Document Type



Doctor of Philosophy


Chemistry, Organic

Date of Defense


Graduate Advisor

Alexei V. Demchenko


Alexei V. Demchenko

Eike B. Bauer

Bruce C. Hamper

Stephen A. Kolodziej


The Gram positive, cluster forming bacteria Staphylococcus aureus belongs to the family of opportunistic pathogens that may cause blood stream infections when the integrity of skin is broken and the immune system can no longer fight the infection. S. aureus has become one of the most frequent causes of infections in newborns, surgical patients, trauma and burn patients, patients receiving an implant, and dialysis patients with high mortality rates. As a matter of fact, S. aureus has become one of the largest public health and economic impacts amongst all bacterial infectious diseases worldwide. This situation is further complicated by the rapid increase in anti-microbial drug resistance. Since the S. aureus bacterial cell is surrounded by a polysaccharide capsule, preventive vaccination based on polysaccharide or saccharide-protein conjugates is a suitable tool against the bacterial invasion. Serotyping has revealed that the majority of S. aureus strains express either capsular polysaccharides type 5 (CP5) or type 8 (CP8).

Previous studies at Pfizer Inc. involved the preparation of conjugates of the purified native CPs derived from fermentation with protein carriers. Characterization of the activated products derived from purified native CPs by spectroscopic methods proved to be difficult owing to their large size. It was also noted that over activation and side reactions taking place during the conjugation process could lead to a loss of the epitopes required to achieve high immunogenicity of CP conjugate vaccines. This, in turn, can lead to the failure of the vaccine candidates in clinical trials.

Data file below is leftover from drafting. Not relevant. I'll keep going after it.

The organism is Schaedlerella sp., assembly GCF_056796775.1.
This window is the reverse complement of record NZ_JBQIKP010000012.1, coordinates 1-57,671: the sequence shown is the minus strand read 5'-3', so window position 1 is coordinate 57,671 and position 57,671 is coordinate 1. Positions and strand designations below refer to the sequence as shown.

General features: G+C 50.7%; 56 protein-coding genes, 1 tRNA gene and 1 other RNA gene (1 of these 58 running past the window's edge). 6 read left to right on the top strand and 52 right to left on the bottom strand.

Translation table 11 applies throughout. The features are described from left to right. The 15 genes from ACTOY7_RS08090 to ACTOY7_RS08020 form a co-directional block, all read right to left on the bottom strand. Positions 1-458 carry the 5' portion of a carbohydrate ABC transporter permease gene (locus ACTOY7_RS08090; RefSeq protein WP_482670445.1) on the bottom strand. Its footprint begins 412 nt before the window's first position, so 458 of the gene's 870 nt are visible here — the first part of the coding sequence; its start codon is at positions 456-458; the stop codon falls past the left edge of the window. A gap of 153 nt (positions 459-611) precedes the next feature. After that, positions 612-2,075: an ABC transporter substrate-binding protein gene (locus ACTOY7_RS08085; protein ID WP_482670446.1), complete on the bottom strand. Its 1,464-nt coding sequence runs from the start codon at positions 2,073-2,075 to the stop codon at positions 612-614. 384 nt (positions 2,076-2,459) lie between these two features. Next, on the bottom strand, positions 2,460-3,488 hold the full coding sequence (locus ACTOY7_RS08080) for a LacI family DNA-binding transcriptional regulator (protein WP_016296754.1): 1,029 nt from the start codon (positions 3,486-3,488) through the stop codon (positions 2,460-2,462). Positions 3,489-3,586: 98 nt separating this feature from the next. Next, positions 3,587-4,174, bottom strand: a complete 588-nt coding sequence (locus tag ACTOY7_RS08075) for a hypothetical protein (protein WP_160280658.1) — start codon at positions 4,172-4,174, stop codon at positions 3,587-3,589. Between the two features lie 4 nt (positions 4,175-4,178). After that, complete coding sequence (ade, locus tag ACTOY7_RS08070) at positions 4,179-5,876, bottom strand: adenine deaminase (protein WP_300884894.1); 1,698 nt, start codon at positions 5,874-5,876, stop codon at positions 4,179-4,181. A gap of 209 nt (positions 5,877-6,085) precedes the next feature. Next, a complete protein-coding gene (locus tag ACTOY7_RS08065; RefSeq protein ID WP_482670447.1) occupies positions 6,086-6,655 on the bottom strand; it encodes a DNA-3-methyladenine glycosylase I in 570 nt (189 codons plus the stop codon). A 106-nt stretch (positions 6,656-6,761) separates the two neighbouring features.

This thesis details the total syntheses of oligosaccharides structurally related to the repeating units of capsular polysaccharides S. aureus type 5 and 8. Our targets including two disaccharides, two trisaccharides and a hexasaccharide that will be studied by our collaborators at Pfizer Inc. to understand chemical activation for conjugation to the experimental carrier proteins. The improved understanding of the conjugation process will, in turn, lead to a more controlled, predictable, and reproducible outcome of polysaccharide conjugations. The additional potential outcome of this synthetic study is the development of alternative treatments to fight S. aureus infections.

OCLC Number